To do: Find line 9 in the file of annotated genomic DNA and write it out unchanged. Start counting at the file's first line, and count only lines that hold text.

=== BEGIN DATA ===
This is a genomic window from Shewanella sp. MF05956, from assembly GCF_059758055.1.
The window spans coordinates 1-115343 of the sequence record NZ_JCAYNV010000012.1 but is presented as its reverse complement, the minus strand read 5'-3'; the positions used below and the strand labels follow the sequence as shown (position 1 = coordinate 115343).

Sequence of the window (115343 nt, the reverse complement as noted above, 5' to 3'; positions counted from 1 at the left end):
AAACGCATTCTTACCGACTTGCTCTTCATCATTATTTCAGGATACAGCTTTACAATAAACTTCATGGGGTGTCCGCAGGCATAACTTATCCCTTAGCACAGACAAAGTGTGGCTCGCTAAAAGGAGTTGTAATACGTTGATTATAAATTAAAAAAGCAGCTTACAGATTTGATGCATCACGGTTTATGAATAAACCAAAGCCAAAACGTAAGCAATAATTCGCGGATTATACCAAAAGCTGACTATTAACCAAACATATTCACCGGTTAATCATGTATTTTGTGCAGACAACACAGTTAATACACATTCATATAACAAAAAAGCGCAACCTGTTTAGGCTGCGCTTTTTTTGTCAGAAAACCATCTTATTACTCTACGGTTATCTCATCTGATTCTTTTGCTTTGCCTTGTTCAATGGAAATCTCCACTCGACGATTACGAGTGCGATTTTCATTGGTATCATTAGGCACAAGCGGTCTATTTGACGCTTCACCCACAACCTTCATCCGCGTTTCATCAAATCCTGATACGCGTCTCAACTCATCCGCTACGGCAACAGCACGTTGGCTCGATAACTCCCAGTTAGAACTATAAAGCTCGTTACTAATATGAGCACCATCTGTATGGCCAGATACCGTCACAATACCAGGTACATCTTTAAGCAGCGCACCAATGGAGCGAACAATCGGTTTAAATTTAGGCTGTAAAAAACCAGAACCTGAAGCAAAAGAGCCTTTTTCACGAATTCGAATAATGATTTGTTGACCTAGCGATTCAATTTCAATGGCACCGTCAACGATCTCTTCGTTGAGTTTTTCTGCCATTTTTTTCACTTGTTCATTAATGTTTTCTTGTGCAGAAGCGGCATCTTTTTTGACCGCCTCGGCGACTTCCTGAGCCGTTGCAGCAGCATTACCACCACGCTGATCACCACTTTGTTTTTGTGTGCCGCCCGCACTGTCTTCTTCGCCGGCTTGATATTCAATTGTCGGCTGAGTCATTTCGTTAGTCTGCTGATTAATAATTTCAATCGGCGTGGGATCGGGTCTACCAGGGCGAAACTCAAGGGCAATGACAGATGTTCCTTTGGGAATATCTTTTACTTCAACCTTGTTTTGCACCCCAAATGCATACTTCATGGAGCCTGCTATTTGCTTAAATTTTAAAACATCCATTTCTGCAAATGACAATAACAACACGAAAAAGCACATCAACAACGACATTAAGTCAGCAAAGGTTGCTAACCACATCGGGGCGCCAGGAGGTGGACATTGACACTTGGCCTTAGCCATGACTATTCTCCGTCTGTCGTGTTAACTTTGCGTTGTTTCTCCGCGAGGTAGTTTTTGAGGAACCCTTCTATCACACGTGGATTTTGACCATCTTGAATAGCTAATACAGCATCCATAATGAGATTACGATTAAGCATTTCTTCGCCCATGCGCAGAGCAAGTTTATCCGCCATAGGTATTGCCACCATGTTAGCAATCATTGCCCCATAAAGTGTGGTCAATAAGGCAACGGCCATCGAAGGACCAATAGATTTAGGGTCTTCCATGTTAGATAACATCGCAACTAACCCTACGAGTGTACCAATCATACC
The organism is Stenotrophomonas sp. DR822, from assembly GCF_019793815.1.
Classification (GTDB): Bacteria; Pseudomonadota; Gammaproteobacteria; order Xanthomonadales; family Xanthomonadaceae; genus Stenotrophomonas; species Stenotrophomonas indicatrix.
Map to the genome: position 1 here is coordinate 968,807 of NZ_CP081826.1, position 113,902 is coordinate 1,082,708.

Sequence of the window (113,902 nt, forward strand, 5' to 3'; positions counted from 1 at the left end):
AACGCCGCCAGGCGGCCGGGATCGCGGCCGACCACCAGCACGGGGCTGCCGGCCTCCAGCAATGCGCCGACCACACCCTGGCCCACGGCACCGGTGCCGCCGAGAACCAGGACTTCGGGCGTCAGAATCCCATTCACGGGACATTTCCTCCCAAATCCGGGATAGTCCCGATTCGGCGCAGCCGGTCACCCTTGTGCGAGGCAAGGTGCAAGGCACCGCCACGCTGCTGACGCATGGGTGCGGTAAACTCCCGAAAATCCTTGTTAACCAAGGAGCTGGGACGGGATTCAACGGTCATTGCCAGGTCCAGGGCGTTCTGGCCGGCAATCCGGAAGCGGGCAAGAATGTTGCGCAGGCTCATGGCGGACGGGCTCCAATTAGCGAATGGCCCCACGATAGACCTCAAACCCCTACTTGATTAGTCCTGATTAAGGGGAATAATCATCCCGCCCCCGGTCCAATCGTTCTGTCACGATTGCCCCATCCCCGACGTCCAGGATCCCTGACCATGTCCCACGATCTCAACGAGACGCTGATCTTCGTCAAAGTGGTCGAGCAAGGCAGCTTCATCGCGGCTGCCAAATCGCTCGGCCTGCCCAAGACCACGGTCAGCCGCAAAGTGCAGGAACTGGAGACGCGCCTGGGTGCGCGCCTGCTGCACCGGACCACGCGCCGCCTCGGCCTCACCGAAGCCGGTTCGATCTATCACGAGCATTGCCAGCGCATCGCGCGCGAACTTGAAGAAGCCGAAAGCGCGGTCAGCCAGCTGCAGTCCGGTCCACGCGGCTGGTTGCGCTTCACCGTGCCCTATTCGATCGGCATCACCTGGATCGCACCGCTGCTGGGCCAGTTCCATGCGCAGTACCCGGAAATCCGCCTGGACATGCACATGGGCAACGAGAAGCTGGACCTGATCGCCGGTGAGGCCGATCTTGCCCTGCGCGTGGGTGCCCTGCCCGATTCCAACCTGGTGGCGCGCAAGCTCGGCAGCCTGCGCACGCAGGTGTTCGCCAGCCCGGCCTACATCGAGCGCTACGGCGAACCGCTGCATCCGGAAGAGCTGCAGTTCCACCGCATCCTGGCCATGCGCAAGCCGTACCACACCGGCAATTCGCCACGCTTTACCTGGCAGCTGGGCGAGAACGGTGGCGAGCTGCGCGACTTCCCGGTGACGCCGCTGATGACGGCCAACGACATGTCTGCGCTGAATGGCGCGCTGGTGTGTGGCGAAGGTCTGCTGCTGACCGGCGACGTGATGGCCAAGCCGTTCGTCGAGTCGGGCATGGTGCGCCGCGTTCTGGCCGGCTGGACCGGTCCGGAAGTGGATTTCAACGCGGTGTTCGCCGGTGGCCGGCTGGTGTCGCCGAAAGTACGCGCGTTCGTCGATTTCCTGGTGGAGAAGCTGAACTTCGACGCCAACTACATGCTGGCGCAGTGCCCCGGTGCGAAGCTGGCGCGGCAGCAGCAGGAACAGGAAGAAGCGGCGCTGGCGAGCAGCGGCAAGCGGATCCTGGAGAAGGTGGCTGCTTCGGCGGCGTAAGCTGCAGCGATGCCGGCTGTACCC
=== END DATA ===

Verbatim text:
AACGCCGCCAGGCGGCCGGGATCGCGGCCGACCACCAGCACGGGGCTGCCGGCCTCCAGCAATGCGCCGACCACACCCTGGCCCACGGCACCGGTGCCGCCGAGAACCAGGACTTCGGGCGTCAGAATCCCATTCACGGGACATTTCCTCCCAAATCCGGGATAGTCCCGATTCGGCGCAGCCGGTCACCCTTGTGCGAGGCAAGGTGCAAGGCACCGCCACGCTGCTGACGCATGGGTGCGGTAAACTCCCGAAAATCCTTGTTAACCAAGGAGCTGGGACGGGATTCAACGGTCATTGCCAGGTCCAGGGCGTTCTGGCCGGCAATCCGGAAGCGGGCAAGAATGTTGCGCAGGCTCATGGCGGACGGGCTCCAATTAGCGAATGGCCCCACGATAGACCTCAAACCCCTACTTGATTAGTCCTGATTAAGGGGAATAATCATCCCGCCCCCGGTCCAATCGTTCTGTCACGATTGCCCCATCCCCGACGTCCAGGATCCCTGACCATGTCCCACGATCTCAACGAGACGCTGATCTTCGTCAAAGTGGTCGAGCAAGGCAGCTTCATCGCGGCTGCCAAATCGCTCGGCCTGCCCAAGACCACGGTCAGCCGCAAAGTGCAGGAACTGGAGACGCGCCTGGGTGCGCGCCTGCTGCACCGGACCACGCGCCGCCTCGGCCTCACCGAAGCCGGTTCGATCTATCACGAGCATTGCCAGCGCATCGCGCGCGAACTTGAAGAAGCCGAAAGCGCGGTCAGCCAGCTGCAGTCCGGTCCACGCGGCTGGTTGCGCTTCACCGTGCCCTATTCGATCGGCATCACCTGGATCGCACCGCTGCTGGGCCAGTTCCATGCGCAGTACCCGGAAATCCGCCTGGACATGCACATGGGCAACGAGAAGCTGGACCTGATCGCCGGTGAGGCCGATCTTGCCCTGCGCGTGGGTGCCCTGCCCGATTCCAACCTGGTGGCGCGCAAGCTCGGCAGCCTGCGCACGCAGGTGTTCGCCAGCCCGGCCTACATCGAGCGCTACGGCGAACCGCTGCATCCGGAAGAGCTGCAGTTCCACCGCATCCTGGCCATGCGCAAGCCGTACCACACCGGCAATTCGCCACGCTTTACCTGGCAGCTGGGCGAGAACGGTGGCGAGCTGCGCGACTTCCCGGTGACGCCGCTGATGACGGCCAACGACATGTCTGCGCTGAATGGCGCGCTGGTGTGTGGCGAAGGTCTGCTGCTGACCGGCGACGTGATGGCCAAGCCGTTCGTCGAGTCGGGCATGGTGCGCCGCGTTCTGGCCGGCTGGACCGGTCCGGAAGTGGATTTCAACGCGGTGTTCGCCGGTGGCCGGCTGGTGTCGCCGAAAGTACGCGCGTTCGTCGATTTCCTGGTGGAGAAGCTGAACTTCGACGCCAACTACATGCTGGCGCAGTGCCCCGGTGCGAAGCTGGCGCGGCAGCAGCAGGAACAGGAAGAAGCGGCGCTGGCGAGCAGCGGCAAGCGGATCCTGGAGAAGGTGGCTGCTTCGGCGGCGTAAGCTGCAGCGATGCCGGCTGTACCC